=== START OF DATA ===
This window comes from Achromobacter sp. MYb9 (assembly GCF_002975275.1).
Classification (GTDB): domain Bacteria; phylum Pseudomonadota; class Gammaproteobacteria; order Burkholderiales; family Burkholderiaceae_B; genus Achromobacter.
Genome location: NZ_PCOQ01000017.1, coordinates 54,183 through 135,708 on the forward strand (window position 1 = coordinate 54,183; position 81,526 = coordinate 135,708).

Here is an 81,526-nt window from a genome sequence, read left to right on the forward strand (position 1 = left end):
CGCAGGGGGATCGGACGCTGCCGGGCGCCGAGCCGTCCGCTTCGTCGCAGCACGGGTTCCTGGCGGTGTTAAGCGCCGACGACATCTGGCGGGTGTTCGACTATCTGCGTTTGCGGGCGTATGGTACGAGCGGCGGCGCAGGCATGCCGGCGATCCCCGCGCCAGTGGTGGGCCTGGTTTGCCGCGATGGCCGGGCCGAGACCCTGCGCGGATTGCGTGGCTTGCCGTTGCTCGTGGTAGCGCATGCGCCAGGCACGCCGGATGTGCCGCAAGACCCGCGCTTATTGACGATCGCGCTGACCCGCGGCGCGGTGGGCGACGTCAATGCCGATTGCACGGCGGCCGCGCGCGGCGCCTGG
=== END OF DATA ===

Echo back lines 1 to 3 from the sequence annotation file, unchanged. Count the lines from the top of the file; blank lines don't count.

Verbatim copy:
This window comes from Achromobacter sp. MYb9 (assembly GCF_002975275.1).
Classification (GTDB): domain Bacteria; phylum Pseudomonadota; class Gammaproteobacteria; order Burkholderiales; family Burkholderiaceae_B; genus Achromobacter.
Genome location: NZ_PCOQ01000017.1, coordinates 54,183 through 135,708 on the forward strand (window position 1 = coordinate 54,183; position 81,526 = coordinate 135,708).